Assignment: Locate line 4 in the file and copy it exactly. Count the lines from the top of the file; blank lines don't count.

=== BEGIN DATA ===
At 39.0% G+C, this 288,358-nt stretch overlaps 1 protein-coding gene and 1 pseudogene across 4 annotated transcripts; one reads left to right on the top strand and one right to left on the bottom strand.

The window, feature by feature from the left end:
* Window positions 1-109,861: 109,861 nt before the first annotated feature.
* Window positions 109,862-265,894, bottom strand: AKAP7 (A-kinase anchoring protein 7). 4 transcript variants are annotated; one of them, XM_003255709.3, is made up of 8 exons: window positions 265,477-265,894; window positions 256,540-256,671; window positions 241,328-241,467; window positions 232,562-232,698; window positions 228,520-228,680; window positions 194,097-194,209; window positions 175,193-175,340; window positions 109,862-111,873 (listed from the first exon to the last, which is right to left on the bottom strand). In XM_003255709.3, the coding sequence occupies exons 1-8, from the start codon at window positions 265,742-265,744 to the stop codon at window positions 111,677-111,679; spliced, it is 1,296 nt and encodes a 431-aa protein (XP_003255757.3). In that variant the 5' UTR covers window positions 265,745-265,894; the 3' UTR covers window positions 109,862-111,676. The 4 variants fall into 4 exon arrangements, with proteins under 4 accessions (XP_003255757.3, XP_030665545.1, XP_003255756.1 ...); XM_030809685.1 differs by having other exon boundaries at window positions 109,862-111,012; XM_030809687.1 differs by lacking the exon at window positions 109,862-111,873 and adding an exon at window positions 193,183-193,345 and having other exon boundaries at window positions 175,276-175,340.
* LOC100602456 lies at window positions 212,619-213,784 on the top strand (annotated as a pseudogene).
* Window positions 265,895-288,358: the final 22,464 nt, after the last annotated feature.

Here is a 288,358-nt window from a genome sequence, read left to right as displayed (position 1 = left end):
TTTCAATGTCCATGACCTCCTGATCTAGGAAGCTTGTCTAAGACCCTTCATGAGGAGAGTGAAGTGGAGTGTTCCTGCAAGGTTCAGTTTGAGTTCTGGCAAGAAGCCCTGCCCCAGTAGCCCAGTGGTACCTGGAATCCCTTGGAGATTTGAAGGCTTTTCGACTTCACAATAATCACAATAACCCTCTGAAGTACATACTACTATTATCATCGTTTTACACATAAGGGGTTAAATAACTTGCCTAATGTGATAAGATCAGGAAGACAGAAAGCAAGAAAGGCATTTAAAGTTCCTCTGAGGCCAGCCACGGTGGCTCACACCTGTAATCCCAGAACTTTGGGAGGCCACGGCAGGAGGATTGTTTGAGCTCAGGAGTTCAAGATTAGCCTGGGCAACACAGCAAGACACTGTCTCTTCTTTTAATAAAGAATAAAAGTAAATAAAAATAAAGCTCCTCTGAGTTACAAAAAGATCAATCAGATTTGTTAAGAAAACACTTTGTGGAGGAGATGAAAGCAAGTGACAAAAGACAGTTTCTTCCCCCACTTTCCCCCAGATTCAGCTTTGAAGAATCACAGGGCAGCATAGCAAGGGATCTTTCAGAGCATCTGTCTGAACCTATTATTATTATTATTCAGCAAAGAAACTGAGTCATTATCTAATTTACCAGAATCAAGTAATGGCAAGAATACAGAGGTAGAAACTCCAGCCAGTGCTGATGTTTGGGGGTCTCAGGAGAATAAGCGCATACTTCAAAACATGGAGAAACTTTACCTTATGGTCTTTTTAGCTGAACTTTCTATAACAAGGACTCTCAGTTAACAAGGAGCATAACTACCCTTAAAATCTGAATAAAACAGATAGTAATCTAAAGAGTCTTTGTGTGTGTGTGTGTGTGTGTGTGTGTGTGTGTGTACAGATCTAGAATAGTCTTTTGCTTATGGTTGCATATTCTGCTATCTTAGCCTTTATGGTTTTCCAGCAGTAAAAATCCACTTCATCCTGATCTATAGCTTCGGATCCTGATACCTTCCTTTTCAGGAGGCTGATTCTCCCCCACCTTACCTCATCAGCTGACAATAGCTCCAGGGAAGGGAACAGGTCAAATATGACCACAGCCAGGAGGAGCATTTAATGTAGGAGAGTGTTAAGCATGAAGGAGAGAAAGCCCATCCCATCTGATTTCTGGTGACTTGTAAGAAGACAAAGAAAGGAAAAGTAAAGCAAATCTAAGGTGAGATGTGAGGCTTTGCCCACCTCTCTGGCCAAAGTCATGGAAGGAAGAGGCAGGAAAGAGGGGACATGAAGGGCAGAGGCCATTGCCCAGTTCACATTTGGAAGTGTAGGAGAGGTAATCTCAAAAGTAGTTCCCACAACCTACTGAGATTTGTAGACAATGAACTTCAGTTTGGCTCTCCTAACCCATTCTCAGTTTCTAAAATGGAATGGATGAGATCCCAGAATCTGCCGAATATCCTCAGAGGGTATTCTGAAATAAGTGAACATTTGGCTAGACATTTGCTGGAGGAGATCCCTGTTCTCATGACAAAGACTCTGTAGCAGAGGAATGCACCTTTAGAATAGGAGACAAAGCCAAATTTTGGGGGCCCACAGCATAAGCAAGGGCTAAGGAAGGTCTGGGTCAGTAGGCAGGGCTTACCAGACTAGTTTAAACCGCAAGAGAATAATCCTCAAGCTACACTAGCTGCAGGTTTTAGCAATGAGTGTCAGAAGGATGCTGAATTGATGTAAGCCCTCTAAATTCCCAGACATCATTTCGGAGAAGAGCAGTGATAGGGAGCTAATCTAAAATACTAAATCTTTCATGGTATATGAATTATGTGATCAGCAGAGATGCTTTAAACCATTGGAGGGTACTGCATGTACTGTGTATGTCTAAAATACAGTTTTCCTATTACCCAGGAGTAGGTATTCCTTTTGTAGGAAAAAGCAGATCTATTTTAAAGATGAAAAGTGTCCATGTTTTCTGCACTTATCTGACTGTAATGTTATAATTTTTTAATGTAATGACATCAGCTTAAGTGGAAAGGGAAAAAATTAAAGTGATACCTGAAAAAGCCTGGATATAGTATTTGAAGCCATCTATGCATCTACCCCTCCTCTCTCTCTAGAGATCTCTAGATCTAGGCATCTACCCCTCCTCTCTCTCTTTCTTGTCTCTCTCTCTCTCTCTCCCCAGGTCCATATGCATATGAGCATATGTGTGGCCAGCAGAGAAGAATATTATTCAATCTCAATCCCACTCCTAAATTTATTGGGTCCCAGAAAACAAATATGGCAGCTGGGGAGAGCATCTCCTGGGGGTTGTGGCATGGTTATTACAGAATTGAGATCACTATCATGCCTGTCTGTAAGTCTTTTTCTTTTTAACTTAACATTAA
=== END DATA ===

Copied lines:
* Window positions 109,862-265,894, bottom strand: AKAP7 (A-kinase anchoring protein 7). 4 transcript variants are annotated; one of them, XM_003255709.3, is made up of 8 exons: window positions 265,477-265,894; window positions 256,540-256,671; window positions 241,328-241,467; window positions 232,562-232,698; window positions 228,520-228,680; window positions 194,097-194,209; window positions 175,193-175,340; window positions 109,862-111,873 (listed from the first exon to the last, which is right to left on the bottom strand). In XM_003255709.3, the coding sequence occupies exons 1-8, from the start codon at window positions 265,742-265,744 to the stop codon at window positions 111,677-111,679; spliced, it is 1,296 nt and encodes a 431-aa protein (XP_003255757.3). In that variant the 5' UTR covers window positions 265,745-265,894; the 3' UTR covers window positions 109,862-111,676. The 4 variants fall into 4 exon arrangements, with proteins under 4 accessions (XP_003255757.3, XP_030665545.1, XP_003255756.1 ...); XM_030809685.1 differs by having other exon boundaries at window positions 109,862-111,012; XM_030809687.1 differs by lacking the exon at window positions 109,862-111,873 and adding an exon at window positions 193,183-193,345 and having other exon boundaries at window positions 175,276-175,340.